If you are looking for a quick introduction to prayer, then Before Amen may be of some help.  For a true Lucado treatment of prayer, though, I recommend The Great House of God, which is an excellent study of the Lord's Prayer.

Submitted by Jim Ritter, Library Clerk

Wednesday, October 08, 2014

Seven Questions with Staff - Jim


Today's installment of our "Seven Questions with Staff" series features Jim. Jim has worked at the library since May 2009, but he enjoys reading, walking and watching sports - especially college football and the Chicago Blackhawks - in his spare time. Jim is married and has five children and one grandchild. We hope that you learn something new about Jim from his answers to our questions!

Q: How would you describe the place where you grew up?
A: Edmonton, Alberta, Canada is a large city of nearly 1 million people located 500 miles north of Great Falls, Montana. It started as the "Gateway to the North" during the Klondike Gold Rush in the 1890's and grew rapidly with the oil boom in the 1950's. It does reach 40-below-zero most winters and into the low 90's in the summer. Many years there is snow on the ground from November through March.

Q: What's your favorite book of the Bible and why?
A: The Gospel of Mark has been a favorite of mine for some time, perhaps because it was the first book I did extensive study in.

Q: What's the best advice that you've ever received?
A: Do not be so busy looking for the pot of gold at the end of the rainbow that you fail to see the beauty of the rainbow that is leading you there.

Q: What is your favorite thing to do at the library?
A: I enjoy being able to help people, whether it is in the Computer Lab, finding a book or answering a question.

Q: What's the perfect pizza?
A: Having spent 10 years in Chicagoland, I have had some great pizza. I like thin crust with light sauce and Italian Sausage - the true Chicago style pizza.

Q: Who are a few of your favorite authors?
A: While Max Lucado is my favorite, lately I have enjoyed several of the Monk mysteries by Lee Goldberg.

Q: What is your favorite thing about fall?
A: I love the wonder and the beauty of the change of seasons. I enjoy ducks and geese (Canada Geese, especially), and this time of year provides many opportunities to see these majestic birds on their journey south.

Posted by Jed Robbins, Library Assistant

Italian Fest Parade 2014

Staff and Board members from the Mississippi Valley Library District recently had the opportunity to walk in Uptown Collinsville's Italian Fest Parade. They handed out books and bookmarks along the route and promoted the upcoming 100th anniversary of the Collinsville Library.




Posted by Jed Robbins, Library Assistant

Tuesday, October 07, 2014

Did You Know That...?


  • On the second Wednesday of each month, you can stop by the Blum House between 6:00 PM and 8:00 PM for free music by the Collinsville Ramblers.
  • We have a weekly Baby Boogie program for babies and toddlers.  Stop by on Wednesdays at 9:30 AM to listen to music and dance along--we may just make our own music, too!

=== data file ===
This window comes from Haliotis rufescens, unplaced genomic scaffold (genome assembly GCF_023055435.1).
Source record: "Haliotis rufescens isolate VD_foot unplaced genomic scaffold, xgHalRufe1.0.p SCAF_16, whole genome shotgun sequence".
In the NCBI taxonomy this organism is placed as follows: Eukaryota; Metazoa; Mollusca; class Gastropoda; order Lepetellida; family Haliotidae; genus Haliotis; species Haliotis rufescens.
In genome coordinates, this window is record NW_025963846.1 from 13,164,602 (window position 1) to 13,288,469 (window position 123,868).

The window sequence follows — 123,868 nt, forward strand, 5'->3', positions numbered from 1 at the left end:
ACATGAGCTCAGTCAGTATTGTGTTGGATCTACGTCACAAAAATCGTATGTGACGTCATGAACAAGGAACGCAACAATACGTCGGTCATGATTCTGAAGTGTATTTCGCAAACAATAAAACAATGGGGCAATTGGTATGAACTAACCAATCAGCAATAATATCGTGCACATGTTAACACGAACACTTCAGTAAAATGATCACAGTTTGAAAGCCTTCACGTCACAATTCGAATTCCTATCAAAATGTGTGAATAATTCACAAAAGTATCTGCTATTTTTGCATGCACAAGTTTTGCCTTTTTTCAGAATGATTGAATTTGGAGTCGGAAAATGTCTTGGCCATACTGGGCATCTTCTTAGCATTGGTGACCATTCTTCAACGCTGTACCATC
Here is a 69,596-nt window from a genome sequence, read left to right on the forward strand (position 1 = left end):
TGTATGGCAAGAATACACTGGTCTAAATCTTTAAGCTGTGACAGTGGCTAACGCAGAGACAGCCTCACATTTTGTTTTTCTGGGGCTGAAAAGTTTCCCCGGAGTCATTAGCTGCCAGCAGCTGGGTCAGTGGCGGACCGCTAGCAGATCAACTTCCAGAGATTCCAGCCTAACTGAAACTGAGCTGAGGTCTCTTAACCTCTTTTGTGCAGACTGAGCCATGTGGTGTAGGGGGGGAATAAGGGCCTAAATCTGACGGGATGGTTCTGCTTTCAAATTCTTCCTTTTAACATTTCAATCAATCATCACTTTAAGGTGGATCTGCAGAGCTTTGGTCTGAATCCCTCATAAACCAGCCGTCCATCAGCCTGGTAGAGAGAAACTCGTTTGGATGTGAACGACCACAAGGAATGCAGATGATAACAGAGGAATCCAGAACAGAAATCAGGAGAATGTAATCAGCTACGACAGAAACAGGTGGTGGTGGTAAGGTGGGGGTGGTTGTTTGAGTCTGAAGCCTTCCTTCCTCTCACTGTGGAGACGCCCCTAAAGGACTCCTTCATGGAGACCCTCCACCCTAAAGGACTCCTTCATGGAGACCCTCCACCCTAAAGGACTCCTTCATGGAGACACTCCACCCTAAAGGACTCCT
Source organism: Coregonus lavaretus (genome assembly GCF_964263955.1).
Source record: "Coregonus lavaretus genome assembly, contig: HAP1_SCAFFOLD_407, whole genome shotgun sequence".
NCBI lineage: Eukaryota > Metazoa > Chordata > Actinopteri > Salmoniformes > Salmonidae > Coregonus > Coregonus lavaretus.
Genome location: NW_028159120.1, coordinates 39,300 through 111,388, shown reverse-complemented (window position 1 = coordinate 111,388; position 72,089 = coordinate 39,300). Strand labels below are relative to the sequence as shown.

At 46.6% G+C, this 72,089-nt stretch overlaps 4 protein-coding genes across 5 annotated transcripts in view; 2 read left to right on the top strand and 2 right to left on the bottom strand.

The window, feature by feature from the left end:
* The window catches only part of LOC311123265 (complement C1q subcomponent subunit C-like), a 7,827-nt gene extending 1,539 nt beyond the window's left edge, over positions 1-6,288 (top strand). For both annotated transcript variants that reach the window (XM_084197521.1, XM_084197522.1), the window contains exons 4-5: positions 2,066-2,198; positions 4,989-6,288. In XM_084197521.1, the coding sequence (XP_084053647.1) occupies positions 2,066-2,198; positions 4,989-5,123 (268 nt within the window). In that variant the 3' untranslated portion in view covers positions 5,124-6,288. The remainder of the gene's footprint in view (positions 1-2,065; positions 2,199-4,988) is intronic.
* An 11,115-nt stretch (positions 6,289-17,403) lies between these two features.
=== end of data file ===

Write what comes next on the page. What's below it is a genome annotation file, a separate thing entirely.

• A student from SIUE is here every Monday and Wednesday night between 3:00 PM and 7:00 PM to assist students in grades K-12 with homework assignments and reading coaching.  Miss Morgan is available on a first come, first serve basis and works for America Reads, a federal work-study program.
  • The History and Genealogy Club of Collinsville meets at the library on the fourth Thursday of each month at 6:00 PM.  Family historians of all ages and experience levels are invited to join this group to share successes, ask for advice, and learn about the variety of resources available to those discovering the roots of their family trees.
  • Anyone interested in natural healing can join the monthly Herbal Remedies Workshops on the fourth Wednesday of each month.  Community herbalist Kristine Brown helps you discover the vast wealth of nature's remedies at 6:30 PM at the Blum House.
  • Children ages 3 through 3rd grade can enjoy bedtime stories in their PJs every Monday evening at 6:30 PM.  Pajamas are encouraged!

Wednesday, October 01, 2014

On This Day In...1997



Gul Mohammed of New Dehli, India died at the age of 40 on this day in 1997.  Standing just 1 foot 10 inches tall, Gul held the world record for being the shortest verified adult human being at the time of his death.  Heavy smoking by Gul led to the respiratory complications that caused his death.  In 2012 a new world record holder was announced, the 1 foot 9.5 inch tall Chandra Bahadur Dangi.

Key Library Checkouts:

Guinness World Records--These fascinating annual reference books are wildly popular, and the latest 2015 edition will be available for checkout soon.

Posted by: Grahm Underwood, Library Clerk

Saturday, September 27, 2014

Book Review: The Monogram Murders


The Monogram Murders by Sophie Hannah


It is no mystery that Agatha Christie died nearly 40 years ago.  It is also no mystery that she and the characters in her mysteries remain among the most popular in literature and on television.  Perhaps best known among these is Hercule Poirot.  The famous Belgian detective appeared in 33 novels, one play (Black Coffee), and more than 50 short stories published between 1920 and 1975.  Many of the Poirot mysteries have been made into movies and television shows, the most recent being on PBS featuring David Suchet.  Now in the pages of The Monogram Murders, Sophie Hannah has brought Ms. Christie's most famous detective back to life.

This fine addition to the Poirot cannon was authorized by the Christie family and contains all the twists and turns one would expect from a Christie mystery.  The author wastes little, if any, space on unnecessary background, scenery, or history.  Nearly every line drives the plot, reveals a clue, or undoes the readers' previous suspicion.  As in any good mystery, the brilliant and accurately revived Hercule Poirot reveals the solution in the final pages.

Christie fans will enjoy a new adventure with this popular sleuth and a new generation of mystery readers may discover a new (old) favorite.


Submitted by Jim Ritter, Library Clerk

Monday, September 22, 2014

Top Ten Places to Park Your Bike at the Library

10) Against the book drop


9) In the grass





8) In the rocks


7) Against the fountain


6) In the hallway


5) In the dirt



4) Against the picnic table


3) On the bench


2) Directly in front of the steps


1) Directly in front of the door





-----

"Aaalllll byyyy myyyyseeeeelf.  Don't wanna be aaalllll byyyyy myyyyseeeeelf anymore."


Posted by Grahm Underwood, Library Clerk